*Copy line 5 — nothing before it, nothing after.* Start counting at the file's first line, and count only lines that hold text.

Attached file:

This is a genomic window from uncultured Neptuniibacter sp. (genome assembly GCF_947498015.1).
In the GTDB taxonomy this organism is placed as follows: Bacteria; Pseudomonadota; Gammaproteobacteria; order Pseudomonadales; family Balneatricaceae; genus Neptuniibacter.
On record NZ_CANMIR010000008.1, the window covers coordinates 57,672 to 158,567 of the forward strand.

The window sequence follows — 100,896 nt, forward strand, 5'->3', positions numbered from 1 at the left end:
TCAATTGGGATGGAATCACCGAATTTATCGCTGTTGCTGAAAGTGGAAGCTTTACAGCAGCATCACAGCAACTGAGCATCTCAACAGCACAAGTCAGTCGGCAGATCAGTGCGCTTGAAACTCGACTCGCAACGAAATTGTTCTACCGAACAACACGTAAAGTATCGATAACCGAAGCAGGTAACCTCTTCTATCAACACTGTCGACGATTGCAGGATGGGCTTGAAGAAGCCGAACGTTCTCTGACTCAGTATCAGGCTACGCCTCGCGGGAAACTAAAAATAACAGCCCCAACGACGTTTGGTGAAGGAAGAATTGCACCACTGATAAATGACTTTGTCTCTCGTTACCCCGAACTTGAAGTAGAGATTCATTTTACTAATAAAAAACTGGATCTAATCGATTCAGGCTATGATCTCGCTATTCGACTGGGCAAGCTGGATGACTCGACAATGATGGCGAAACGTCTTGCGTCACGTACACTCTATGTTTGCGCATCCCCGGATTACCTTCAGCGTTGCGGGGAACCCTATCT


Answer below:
TCAATTGGGATGGAATCACCGAATTTATCGCTGTTGCTGAAAGTGGAAGCTTTACAGCAGCATCACAGCAACTGAGCATCTCAACAGCACAAGTCAGTCGGCAGATCAGTGCGCTTGAAACTCGACTCGCAACGAAATTGTTCTACCGAACAACACGTAAAGTATCGATAACCGAAGCAGGTAACCTCTTCTATCAACACTGTCGACGATTGCAGGATGGGCTTGAAGAAGCCGAACGTTCTCTGACTCAGTATCAGGCTACGCCTCGCGGGAAACTAAAAATAACAGCCCCAACGACGTTTGGTGAAGGAAGAATTGCACCACTGATAAATGACTTTGTCTCTCGTTACCCCGAACTTGAAGTAGAGATTCATTTTACTAATAAAAAACTGGATCTAATCGATTCAGGCTATGATCTCGCTATTCGACTGGGCAAGCTGGATGACTCGACAATGATGGCGAAACGTCTTGCGTCACGTACACTCTATGTTTGCGCATCCCCGGATTACCTTCAGCGTTGCGGGGAACCCTATCT